News National Back to the future on refugees after High Court rejects policy

Back to the future on refugees after High Court rejects policy

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The Federal Government will seek to restore Temporary Protection Visas for refugees after the High Court rejected its current policy of restricting the number of permanent visas available.  

Immigration Minister Scott Morrison capped the number of protection visas at 2,773 per year after the Senate blocked the Government’s attempts to re-introduce TPVs.

Mr Morrison said the Government will again seek to re-introduce the Howard-era TPVs because it is what the public wants.

“The High Court decision was not unexpected and the contingencies have been in place to deal with the next phase,” he said.

“The easiest way for this to be done is for the Greens and Labor to stop blocking the mandate that this Government received at the last election and to support the Temporary Protection Visas that Australians voted for.”

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The move will have to pass a new-look Senate, with the balance of power in the Upper House set to change next month.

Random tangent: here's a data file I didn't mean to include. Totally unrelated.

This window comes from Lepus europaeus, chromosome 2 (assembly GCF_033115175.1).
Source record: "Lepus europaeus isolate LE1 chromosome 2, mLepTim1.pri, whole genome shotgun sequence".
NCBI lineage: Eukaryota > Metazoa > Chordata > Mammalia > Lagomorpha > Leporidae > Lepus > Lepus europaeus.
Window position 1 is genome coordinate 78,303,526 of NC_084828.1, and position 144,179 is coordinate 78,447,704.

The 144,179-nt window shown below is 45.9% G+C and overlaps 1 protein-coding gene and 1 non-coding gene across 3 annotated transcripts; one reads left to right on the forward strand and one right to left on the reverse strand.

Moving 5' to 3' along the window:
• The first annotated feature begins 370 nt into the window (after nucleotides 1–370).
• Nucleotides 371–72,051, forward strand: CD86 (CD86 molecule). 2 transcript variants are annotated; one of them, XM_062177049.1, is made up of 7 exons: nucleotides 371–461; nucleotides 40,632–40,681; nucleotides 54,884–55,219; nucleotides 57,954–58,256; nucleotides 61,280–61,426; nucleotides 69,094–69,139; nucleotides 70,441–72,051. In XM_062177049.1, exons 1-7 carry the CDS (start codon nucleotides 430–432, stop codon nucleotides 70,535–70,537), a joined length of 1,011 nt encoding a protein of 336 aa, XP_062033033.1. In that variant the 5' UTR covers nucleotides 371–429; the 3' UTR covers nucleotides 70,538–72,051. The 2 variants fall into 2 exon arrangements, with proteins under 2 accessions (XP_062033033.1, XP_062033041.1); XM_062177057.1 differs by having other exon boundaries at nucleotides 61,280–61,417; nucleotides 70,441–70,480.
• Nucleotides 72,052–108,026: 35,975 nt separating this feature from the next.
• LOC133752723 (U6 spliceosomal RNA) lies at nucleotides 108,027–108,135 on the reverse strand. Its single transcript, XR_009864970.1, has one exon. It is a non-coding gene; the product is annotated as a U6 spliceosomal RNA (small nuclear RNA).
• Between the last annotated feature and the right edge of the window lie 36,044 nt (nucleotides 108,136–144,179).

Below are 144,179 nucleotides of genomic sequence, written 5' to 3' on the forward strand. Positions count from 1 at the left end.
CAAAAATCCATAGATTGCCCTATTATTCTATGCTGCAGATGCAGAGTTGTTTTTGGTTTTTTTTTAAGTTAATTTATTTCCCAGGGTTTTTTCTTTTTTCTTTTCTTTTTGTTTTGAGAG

The Greens and refugee advocacy groups argue against TPVs, saying the uncertainty associated with temporary visas can contribute to ongoing mental health problems.

The High Court ruling followed separate applications to the court from two asylum seekers – an Ethiopian boy and a Pakistani man – who were found to be refugees but denied protection visas because of the cap.

It found the Minister did not have the power to limit the number of visas issued within a specific financial year, and ordered Mr Morrison reconsider the asylum seekers’ applications for protection.

Mr Morrison says the Government can do that while maintaining its policy stance, but he is refusing to say how.

“The Australian Government’s policy has not changed. No-one who has come illegally to Australia by boat will get a permanent visa from this Government,” he said.


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